Archivist, University of Northern Colorado, Archives & Special Collections
Kate Johnson is an archivist at the University of Northern Colorado’s Archives and Special Collections. She earned her M.A. in Public History from Loyola University Chicago, her B.A. in History and German from the University of Northern Colorado, and has worked in the field of museums and cultural institutions for over ten years. Her introduction to Russian folklore came through a 2013 expedition to Lyudinovo led by Dr. Ruth Warner and Dr. Yelena Minyonok.
Professor, Germanic & Slavic Languages and Literatures, University of Colorado
Laura Olson Osterman received her Ph.D. in Slavic Languages and Literatures from Yale University in 1994 and has an M.A. in Comparative Literature from Indiana University (1990). Her first book, Performing Russia: Folk Revival and Russian Identity (RoutledgeCurzon, 2004), investigated how and why intellectuals, entrepreneurs, and government policymakers reinvented Russian folk music and dance performance from the nineteenth century to the 2000s. When not teaching or researching, she might be found singing Russian or Bulgarian folk songs with Planina folk choir.
Correspondence Secretary, Partnership for Russian, East European, and Eurasian Folklore
Reference Librarian (Retired), North Seattle College
Margaret McKibben has been involved with Russian folklore as a student, collector and performer ever since she learned her first Russian folksong in seventh grade. She holds a BA in Russian Civilization and a Masters in Library Science. She is the author of Old Believers in North America, an annotated online bibliography. Ms. McKibben is retired after working as a reference librarian at North Seattle College in Seattle, Washington. She joins folklore expeditions to Russia every chance she gets.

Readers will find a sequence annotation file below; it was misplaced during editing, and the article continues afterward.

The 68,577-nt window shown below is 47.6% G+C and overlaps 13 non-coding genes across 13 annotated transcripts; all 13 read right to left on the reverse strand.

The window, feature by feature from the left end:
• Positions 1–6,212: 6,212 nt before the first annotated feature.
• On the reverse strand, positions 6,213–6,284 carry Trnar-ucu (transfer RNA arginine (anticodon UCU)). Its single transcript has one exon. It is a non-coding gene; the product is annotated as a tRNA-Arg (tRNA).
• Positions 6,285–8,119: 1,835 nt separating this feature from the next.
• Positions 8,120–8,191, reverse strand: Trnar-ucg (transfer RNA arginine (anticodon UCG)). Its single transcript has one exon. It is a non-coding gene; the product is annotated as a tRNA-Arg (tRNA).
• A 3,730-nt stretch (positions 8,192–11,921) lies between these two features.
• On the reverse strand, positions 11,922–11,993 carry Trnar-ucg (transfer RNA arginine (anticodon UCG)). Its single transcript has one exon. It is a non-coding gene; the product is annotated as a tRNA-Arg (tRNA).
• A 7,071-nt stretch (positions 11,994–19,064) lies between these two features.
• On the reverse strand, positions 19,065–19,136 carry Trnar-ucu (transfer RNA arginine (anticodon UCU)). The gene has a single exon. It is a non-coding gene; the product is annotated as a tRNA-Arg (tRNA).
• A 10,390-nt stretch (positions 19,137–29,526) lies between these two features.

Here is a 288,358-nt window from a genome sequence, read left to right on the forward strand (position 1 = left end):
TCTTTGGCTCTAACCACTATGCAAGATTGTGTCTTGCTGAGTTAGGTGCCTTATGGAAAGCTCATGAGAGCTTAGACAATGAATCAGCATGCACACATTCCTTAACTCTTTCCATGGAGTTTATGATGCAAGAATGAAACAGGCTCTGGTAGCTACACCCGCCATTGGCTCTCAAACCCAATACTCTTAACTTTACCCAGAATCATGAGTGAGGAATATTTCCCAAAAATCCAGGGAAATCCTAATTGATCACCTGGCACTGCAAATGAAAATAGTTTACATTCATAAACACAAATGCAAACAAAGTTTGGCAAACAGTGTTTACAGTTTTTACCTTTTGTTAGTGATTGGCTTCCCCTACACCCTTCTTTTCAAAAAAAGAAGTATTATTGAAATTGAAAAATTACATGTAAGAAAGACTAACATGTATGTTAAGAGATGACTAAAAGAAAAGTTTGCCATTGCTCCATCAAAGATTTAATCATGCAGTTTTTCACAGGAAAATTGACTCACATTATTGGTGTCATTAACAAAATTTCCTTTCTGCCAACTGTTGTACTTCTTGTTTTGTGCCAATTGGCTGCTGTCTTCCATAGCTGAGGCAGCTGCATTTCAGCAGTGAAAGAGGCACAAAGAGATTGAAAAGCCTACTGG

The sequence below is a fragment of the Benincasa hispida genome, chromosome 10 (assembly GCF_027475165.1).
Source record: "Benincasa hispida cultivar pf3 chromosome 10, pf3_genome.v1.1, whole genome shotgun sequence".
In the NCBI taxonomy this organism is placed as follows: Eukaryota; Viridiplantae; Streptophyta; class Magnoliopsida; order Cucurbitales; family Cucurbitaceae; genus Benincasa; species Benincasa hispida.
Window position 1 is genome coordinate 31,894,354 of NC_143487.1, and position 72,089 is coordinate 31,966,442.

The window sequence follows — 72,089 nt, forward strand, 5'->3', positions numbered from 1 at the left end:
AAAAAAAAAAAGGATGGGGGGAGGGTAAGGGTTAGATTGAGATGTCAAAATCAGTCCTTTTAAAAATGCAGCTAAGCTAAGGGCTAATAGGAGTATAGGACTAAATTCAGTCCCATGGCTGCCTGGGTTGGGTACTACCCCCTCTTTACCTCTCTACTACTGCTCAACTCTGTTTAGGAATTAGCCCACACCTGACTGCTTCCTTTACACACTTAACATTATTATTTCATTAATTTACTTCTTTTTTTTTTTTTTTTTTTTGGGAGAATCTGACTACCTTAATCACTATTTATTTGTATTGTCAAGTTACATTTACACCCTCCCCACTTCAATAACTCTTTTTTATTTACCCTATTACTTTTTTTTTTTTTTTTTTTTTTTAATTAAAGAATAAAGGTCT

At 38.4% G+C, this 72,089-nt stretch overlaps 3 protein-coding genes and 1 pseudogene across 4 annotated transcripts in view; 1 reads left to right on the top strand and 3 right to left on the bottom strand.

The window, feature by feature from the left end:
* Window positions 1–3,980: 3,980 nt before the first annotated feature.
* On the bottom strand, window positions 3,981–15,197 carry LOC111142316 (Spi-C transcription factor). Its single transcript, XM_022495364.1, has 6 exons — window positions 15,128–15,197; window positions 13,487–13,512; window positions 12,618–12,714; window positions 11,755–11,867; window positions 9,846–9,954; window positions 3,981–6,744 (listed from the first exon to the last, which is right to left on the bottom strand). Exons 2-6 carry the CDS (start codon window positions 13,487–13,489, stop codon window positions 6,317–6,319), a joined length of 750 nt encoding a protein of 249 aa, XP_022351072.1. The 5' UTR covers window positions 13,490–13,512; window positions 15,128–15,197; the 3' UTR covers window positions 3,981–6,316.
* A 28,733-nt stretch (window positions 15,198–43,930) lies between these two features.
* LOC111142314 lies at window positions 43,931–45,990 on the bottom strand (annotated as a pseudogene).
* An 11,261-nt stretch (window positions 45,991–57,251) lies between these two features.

Major Researcher and Chief Curator of the Folklore Archive
Gorky Institute of World Literature, Moscow
Lena Minyonok is a philologist, folklorist, and Principal Investigator of the American Friends of Russian Folklore. Dr. Minyonok graduated from the Philological Department of the Moscow State University, where she received her M.A. degree from in 1988. Her postgraduate studies were at the Gorky Institute of World Literature (Russian Academy of Sciences, 1988-1991). She received her Ph.D. in Folklore (Moscow, 1998) and now serves as Chief Curator of the Folklore Archive and Major Researcher in the Folklore Division of the Gorky Institute. Dr. Minyonok has been a Principal Investigator for countless folklore expeditions and has published over 60 articles about Russian folklore traditions. Most recently, she has led expeditions for the American Friends of Russian Folklore (PREEEF’s former name) in conjunction with the Institute of World Literature at the Russian Academy of Sciences. She was a visiting professor at the University of Kentucky in 2007, as a Fulbright scholar.